Consumer Income Affects Crop Prices

January 13, 2011 09:46 AM

The recession may be over, but it will be a lingering threat for some time to come and consumer income is a factor to watch, says Ed Siefried, chief economist for M.Rae Resources Inc., a community bank investment firm. Siefried, a professor emeritus of economics and business at Lafayette College, spoke this week at The Executive Program for Agricultural Producers

Siefried believes it is important for farmers to understand consumer spending and monitor what happens in the general economy because it directly affects farm prices and farmer decisions for building their businesses.
“Consumer income affects crop prices. Not as much as weather. Not as much as supply, but it has an effect,” he says.
The recession is lingering as the housing industry fights to come back, says Siefried. “The U.S. has never had a sustained recovery unless we’ve had a recovery in housing,” he adds.
Part of the reason for lackluster housing starts is that a “lite economy” has taken hold, he says. The savings rate was 4.0% in first quarter, 5.9% in 2nd quarter and 5.5% in the 3rd quarter of 2010. A higher savings rate is good news and bad news. Households are repairing their balance sheets for the future, but the paradox of thrift means there is less spending, fewer jobs.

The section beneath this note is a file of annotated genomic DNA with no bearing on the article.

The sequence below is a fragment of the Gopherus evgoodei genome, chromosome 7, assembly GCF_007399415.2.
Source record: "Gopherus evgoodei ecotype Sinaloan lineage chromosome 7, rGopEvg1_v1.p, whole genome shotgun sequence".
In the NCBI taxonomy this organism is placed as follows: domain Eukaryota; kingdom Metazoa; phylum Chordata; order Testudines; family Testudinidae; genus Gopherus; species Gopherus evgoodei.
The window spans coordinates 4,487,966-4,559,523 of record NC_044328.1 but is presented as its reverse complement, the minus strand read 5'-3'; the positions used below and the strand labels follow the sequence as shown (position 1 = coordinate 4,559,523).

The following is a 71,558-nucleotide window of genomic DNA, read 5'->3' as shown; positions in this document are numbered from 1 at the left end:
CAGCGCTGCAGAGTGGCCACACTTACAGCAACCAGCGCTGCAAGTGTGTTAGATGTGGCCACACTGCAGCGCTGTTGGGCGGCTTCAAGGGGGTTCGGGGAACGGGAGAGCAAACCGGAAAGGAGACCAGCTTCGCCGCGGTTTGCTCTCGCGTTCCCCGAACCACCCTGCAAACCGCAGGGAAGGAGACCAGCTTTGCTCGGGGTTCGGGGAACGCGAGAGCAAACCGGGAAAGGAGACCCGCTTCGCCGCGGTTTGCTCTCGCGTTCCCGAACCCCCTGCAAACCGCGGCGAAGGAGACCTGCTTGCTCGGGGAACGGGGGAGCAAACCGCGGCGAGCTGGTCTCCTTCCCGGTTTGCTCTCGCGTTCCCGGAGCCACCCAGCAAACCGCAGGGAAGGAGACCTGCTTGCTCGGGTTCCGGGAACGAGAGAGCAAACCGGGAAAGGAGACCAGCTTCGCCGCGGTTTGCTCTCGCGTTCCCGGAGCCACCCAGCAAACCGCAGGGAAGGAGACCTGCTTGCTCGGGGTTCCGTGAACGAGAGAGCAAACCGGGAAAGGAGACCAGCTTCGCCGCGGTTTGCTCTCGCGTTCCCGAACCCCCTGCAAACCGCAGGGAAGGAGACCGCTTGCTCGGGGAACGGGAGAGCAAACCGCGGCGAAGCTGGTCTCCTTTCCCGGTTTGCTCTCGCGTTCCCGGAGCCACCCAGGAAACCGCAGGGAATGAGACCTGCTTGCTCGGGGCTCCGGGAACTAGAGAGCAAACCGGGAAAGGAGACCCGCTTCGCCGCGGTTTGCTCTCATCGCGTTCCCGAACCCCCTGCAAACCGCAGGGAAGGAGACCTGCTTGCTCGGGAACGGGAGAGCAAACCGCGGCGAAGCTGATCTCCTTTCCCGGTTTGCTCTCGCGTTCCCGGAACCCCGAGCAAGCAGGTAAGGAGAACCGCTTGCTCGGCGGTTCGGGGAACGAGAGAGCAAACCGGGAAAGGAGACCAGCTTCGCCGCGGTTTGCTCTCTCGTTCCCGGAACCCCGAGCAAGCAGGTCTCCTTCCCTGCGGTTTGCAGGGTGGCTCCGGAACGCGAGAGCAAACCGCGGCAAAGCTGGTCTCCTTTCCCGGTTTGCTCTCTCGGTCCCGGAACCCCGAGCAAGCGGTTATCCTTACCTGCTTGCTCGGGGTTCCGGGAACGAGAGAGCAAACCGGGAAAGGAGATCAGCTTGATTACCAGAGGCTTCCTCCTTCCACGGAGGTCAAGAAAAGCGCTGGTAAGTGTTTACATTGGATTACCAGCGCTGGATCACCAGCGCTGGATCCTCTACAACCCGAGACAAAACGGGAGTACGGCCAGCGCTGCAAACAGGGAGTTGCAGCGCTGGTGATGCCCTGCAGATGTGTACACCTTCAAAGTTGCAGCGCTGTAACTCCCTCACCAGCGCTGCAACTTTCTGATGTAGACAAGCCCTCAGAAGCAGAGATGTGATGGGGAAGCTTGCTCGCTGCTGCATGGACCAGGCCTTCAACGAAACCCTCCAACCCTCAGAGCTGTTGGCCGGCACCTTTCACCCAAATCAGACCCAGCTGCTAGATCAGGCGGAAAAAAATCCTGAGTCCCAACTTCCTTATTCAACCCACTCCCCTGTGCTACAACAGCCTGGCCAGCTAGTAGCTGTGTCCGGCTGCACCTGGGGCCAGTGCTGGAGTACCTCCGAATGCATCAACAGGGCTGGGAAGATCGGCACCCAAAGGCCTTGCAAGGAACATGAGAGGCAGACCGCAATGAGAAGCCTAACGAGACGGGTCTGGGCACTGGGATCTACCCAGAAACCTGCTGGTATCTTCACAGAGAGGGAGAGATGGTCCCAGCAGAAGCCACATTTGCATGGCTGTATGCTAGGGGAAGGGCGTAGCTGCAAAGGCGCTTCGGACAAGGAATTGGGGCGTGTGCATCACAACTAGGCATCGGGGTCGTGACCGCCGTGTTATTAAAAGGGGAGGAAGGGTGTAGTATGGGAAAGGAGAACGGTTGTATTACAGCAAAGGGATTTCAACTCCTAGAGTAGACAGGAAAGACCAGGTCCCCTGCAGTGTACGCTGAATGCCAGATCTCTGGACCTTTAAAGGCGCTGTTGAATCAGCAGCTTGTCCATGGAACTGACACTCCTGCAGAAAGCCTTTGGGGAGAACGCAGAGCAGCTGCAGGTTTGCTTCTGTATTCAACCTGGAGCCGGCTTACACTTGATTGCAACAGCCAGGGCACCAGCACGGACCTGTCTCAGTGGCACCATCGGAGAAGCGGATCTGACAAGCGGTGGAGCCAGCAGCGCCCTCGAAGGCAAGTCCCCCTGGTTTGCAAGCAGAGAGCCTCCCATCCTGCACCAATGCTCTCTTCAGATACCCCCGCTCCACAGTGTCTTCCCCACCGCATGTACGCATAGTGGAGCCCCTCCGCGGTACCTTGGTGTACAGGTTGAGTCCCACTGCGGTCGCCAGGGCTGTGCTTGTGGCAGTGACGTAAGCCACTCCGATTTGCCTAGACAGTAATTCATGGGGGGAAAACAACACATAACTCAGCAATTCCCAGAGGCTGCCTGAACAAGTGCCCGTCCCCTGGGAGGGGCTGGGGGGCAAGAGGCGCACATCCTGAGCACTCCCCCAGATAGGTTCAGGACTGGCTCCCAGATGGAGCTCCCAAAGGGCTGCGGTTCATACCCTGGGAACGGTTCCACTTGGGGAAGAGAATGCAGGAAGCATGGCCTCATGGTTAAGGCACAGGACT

New monetary policy initiatives, such as quantitative easing (QE2), should help stimulate spending as it pushes down longer term rates.
“QE2 is going to create hundreds of thousands of jobs and that is going to boost income. It will keep your crop prices high. That you can plan for, but the weather and crop yields, you can’t. Monitor consumer spending and the general economy and try to build your business on the things you can plan for,” Siefried adds. 


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